Brandeis remembers 9/11

9/11 memorial by Louis Brandeis StatuePhoto/Mike Lovett

Brandeis recognized the 20th anniversary of September 11 with a series of campus-wide memorials and panel discussions last week.

In a memorial in Fellows Garden on Sept. 9, the names of those from Middlesex County who died in the Sept. 11 attacks were read aloud, and Han Kang '22, a member of the Brandeis Emergency Medical Corps (BEMCo), reflected on the courage of the responders. Poems were read by Rabbi Seth Winberg, director of the Center for Spiritual Life and executive director of Brandeis Hillel, and Lara Ericson, assistant director of the Center for Spiritual Life. Behind the memorial, rows of red, white and blue flags were arranged on the slope leading up to the Louis Brandeis statues by Joshua Feld '22 and Zachary Vossler '22. A similar service was held Saturday at 8:30 a.m.

Faculty who were in or near New York City on Sept. 11, 2001 reflected on their own experiences on that day and discussed how the events changed the course of their work and lives during "Then and Now: An exploration of how 9/11 shaped personal and professional lives," a panel held Friday afternoon in Pollack Auditorium. Neil Swidey, professor of the practice in Journalism and director of the Journalism Program; Amy Singer, Sylvia K. Hassenfeld Chair in Islamic Studies and professor of History, and Carol Osler, Martin and Ahuva Gross Professor of Financial Markets and Institutions in the Brandeis International Business School engaged in discussion.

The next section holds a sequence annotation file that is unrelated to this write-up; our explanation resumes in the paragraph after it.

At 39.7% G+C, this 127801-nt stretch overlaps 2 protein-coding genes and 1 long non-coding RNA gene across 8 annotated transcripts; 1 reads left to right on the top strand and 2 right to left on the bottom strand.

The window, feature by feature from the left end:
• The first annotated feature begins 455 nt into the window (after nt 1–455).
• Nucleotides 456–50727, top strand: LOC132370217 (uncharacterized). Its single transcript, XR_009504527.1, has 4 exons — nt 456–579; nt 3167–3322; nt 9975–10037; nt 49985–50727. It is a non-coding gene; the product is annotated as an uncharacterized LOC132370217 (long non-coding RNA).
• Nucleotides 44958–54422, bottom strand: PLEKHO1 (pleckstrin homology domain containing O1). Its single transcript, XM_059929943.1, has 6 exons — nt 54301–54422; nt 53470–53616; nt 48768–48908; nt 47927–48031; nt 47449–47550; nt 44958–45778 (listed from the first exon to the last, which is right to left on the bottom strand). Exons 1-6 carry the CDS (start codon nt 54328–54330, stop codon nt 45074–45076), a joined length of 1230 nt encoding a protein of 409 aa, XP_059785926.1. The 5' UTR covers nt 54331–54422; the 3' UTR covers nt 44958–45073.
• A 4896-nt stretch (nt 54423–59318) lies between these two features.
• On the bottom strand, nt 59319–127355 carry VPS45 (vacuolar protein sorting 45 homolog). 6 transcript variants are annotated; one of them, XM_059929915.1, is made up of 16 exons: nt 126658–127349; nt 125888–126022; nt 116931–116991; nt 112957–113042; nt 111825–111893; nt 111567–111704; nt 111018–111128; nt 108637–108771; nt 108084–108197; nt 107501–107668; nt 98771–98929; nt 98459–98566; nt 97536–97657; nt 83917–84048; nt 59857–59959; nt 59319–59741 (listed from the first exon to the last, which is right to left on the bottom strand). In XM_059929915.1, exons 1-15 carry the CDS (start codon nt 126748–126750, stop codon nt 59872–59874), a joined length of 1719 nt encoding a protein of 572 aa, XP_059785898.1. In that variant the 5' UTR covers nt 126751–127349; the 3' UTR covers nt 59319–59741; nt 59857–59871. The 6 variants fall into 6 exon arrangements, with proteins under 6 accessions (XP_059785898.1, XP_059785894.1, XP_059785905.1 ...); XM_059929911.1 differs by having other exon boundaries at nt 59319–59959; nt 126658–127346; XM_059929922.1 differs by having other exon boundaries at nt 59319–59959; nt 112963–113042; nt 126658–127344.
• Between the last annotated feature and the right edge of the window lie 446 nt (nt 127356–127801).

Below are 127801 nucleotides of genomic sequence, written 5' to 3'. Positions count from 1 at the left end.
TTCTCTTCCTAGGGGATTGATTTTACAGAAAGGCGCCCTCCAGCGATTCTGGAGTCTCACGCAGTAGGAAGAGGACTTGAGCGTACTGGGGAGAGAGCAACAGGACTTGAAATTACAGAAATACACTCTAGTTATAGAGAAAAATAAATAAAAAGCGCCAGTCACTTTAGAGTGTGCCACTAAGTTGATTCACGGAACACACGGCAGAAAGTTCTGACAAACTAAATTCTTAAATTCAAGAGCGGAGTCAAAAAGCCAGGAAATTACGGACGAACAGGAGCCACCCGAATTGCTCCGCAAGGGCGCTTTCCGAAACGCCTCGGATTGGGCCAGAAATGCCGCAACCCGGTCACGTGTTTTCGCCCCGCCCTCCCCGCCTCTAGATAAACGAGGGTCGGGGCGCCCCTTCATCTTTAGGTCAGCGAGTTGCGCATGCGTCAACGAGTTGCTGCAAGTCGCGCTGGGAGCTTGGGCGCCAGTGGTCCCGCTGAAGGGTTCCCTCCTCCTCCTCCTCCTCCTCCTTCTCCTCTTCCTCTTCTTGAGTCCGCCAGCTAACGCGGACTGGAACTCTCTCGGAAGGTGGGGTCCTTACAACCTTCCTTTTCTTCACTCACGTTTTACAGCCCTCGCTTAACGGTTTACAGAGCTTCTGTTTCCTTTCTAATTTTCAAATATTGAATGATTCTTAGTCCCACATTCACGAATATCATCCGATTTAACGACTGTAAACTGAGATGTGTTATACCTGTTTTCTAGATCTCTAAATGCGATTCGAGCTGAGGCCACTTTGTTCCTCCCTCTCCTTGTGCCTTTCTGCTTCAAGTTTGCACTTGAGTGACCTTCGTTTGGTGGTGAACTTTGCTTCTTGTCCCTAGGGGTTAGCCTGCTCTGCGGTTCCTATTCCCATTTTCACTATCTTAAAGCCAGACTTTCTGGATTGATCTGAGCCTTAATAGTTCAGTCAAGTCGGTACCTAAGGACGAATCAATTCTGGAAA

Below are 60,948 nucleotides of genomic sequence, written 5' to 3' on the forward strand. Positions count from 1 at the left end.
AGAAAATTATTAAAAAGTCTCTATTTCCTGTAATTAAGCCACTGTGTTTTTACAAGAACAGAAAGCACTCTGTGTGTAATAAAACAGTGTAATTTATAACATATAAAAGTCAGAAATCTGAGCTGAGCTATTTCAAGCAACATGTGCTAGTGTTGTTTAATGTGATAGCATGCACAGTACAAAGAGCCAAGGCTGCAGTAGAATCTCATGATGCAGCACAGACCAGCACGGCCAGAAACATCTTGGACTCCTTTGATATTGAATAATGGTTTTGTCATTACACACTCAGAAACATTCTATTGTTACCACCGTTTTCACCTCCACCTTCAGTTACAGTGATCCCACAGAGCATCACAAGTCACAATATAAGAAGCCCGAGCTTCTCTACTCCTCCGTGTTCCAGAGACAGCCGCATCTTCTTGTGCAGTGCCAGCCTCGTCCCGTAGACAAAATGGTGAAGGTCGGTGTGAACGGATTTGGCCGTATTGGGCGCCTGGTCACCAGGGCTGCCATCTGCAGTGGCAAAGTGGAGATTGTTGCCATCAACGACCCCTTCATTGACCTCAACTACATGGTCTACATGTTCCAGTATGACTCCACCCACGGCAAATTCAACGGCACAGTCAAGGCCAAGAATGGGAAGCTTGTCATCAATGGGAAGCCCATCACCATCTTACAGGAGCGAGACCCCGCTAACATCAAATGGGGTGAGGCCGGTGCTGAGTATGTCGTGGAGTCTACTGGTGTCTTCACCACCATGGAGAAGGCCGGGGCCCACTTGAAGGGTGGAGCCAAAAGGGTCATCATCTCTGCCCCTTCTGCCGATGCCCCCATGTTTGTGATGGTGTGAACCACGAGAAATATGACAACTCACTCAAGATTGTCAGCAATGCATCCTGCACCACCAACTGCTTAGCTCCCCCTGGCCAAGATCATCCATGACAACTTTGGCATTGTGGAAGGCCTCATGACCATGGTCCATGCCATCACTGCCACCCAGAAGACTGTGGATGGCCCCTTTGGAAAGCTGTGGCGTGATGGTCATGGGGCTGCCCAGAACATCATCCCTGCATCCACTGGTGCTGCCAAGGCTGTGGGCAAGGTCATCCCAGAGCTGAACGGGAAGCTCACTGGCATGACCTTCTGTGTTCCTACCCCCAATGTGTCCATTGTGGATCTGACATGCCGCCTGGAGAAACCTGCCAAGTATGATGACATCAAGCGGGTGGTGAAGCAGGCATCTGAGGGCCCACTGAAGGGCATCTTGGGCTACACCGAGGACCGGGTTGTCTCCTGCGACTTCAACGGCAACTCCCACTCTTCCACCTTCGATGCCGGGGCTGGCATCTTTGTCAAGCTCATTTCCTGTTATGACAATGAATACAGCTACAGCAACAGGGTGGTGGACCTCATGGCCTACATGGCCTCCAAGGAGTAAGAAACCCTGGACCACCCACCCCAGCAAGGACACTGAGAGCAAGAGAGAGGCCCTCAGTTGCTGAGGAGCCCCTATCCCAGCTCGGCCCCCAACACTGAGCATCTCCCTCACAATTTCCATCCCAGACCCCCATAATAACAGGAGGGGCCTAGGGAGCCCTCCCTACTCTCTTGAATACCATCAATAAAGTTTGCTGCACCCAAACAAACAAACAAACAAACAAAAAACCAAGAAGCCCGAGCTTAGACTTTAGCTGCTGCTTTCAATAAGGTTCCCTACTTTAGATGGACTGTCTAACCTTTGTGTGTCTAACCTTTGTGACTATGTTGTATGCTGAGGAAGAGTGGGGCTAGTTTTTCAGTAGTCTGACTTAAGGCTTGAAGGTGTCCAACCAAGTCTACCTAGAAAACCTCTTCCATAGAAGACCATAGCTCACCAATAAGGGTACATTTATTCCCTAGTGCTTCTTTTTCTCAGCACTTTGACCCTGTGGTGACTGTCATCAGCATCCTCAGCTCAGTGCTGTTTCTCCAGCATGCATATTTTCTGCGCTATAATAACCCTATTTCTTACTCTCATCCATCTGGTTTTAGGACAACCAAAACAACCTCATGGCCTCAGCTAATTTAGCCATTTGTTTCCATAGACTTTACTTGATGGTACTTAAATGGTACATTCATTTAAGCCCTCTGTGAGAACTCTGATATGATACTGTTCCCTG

Angela Gutchess, Professor of Psychology; Jennifer Gutsell, Associate Professor of Psychology; Jytte Klausen, Lawrence A. Wien Professor of International Cooperation; and Gary Samore, Professor of the Practice of Politics and Crown Family Director of the Crown Center for Middle East Studies, discussed the events that followed 9/11 and how their research helps us understand the responses of leaders and individual Americans to the events. Classics professor Joel Christensen moderated the panel titled "Politics and Psychology: An Interdisciplinary Discussion of Bias, Perception, Terrorism, and International Policy After 9/11."

Gutchess, who researches memory, noted that even in remembering the attacks, individuals’ memories are notoriously inaccurate. In recalling “flashbulb memories” such as what the sequence of events was for traumatic historic moments, like assassinations or 9/11, many people remember events incorrectly. For example, many people believed they’d seen the airliner crashing into the first tower, when actual footage of the first attack didn’t surface until later. 

“What we’ve seen time and time again after these events is that people are still don’t just forget, you alter details,” she said. But a recollection that helps people remain resilient in the face of tragedy is that of those who helped, like first responders and others who helped survivors. 

“Even in the most negative events, you have people looking out for others,” she said.

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